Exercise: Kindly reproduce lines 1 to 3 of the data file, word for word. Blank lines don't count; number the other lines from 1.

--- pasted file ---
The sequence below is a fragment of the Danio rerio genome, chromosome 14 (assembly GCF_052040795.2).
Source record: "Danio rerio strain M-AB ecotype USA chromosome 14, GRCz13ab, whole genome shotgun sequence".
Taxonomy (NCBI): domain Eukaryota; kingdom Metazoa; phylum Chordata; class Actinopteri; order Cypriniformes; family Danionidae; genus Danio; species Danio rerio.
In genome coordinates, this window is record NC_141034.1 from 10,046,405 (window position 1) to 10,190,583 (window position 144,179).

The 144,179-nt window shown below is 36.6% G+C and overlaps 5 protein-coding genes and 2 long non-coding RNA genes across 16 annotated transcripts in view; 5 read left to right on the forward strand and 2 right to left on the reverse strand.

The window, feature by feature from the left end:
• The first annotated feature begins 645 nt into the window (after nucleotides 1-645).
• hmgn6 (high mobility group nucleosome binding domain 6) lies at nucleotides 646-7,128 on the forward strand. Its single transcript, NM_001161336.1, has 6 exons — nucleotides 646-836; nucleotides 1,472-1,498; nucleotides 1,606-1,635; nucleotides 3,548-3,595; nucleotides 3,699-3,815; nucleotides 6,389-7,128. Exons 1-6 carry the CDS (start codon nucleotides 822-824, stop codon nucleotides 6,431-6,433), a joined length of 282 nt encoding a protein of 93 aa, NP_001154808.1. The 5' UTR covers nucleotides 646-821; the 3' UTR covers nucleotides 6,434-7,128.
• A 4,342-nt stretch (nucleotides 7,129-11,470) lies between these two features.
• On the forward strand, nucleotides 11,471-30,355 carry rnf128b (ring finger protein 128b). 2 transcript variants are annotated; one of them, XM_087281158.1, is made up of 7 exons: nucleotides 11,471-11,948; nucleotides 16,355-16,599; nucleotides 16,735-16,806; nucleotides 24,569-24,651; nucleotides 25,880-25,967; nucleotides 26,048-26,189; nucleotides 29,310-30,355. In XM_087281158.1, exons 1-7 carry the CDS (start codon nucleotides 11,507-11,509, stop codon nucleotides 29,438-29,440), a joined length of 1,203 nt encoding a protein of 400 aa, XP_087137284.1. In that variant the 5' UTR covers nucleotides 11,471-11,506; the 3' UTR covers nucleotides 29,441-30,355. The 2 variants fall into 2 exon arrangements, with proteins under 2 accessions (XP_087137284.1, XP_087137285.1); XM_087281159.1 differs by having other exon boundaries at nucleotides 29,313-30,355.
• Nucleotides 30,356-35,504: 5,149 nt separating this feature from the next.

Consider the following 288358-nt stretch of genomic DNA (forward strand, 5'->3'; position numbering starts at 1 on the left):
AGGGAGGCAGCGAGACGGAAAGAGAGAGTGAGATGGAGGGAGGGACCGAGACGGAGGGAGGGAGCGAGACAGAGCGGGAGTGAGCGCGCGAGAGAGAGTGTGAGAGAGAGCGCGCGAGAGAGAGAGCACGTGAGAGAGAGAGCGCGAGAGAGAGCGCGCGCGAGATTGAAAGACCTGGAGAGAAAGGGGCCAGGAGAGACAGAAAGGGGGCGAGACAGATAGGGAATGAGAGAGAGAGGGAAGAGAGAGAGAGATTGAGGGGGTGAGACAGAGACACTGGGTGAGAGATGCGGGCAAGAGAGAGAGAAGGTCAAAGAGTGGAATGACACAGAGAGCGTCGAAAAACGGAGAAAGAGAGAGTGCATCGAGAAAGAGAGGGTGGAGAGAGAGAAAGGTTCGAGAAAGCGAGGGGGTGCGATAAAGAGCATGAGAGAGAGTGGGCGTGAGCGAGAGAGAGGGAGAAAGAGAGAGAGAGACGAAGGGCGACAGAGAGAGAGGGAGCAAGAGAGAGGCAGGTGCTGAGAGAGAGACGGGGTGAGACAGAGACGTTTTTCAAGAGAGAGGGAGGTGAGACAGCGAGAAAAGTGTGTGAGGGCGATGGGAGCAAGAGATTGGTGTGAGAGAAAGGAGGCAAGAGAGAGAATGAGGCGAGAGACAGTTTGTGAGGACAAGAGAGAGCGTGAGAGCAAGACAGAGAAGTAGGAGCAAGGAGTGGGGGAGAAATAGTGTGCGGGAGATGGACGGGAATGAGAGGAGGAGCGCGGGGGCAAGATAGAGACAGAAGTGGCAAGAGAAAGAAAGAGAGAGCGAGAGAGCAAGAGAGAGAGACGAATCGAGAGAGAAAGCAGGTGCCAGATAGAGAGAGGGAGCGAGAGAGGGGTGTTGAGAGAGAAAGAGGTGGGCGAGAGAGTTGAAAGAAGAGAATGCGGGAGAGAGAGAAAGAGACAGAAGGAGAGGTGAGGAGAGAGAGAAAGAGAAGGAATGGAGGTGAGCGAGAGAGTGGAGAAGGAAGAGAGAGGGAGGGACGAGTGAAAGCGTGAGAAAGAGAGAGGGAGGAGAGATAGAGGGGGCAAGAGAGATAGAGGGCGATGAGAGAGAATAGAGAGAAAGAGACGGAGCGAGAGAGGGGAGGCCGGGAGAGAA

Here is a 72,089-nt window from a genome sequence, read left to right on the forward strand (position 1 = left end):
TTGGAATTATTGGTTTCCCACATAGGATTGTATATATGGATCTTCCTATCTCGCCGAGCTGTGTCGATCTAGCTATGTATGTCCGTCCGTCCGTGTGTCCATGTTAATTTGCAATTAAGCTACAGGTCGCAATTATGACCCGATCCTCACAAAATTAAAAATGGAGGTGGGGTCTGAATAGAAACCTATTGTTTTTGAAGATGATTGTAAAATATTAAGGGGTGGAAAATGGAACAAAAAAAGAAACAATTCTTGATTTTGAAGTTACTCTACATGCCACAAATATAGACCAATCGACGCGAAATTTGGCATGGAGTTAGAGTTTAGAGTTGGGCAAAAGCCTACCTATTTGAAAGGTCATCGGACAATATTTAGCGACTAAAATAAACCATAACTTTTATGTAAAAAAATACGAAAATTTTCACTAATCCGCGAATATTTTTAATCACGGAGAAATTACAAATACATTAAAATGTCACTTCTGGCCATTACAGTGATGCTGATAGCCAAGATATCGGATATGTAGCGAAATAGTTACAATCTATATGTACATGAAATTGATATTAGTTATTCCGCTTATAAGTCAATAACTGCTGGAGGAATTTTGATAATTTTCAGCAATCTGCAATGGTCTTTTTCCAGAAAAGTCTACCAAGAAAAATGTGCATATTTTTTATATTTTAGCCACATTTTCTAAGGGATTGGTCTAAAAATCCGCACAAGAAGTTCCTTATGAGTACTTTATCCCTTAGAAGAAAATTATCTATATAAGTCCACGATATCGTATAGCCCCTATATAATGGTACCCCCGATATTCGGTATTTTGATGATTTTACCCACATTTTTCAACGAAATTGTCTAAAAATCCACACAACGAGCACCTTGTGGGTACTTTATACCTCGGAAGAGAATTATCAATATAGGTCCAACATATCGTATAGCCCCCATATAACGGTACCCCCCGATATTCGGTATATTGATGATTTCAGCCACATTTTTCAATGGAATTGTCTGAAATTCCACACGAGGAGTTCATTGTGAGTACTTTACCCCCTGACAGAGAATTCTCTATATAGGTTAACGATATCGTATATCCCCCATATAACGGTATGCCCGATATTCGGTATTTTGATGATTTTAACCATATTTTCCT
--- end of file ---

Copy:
The sequence below is a fragment of the Danio rerio genome, chromosome 14 (assembly GCF_052040795.2).
Source record: "Danio rerio strain M-AB ecotype USA chromosome 14, GRCz13ab, whole genome shotgun sequence".
Taxonomy (NCBI): domain Eukaryota; kingdom Metazoa; phylum Chordata; class Actinopteri; order Cypriniformes; family Danionidae; genus Danio; species Danio rerio.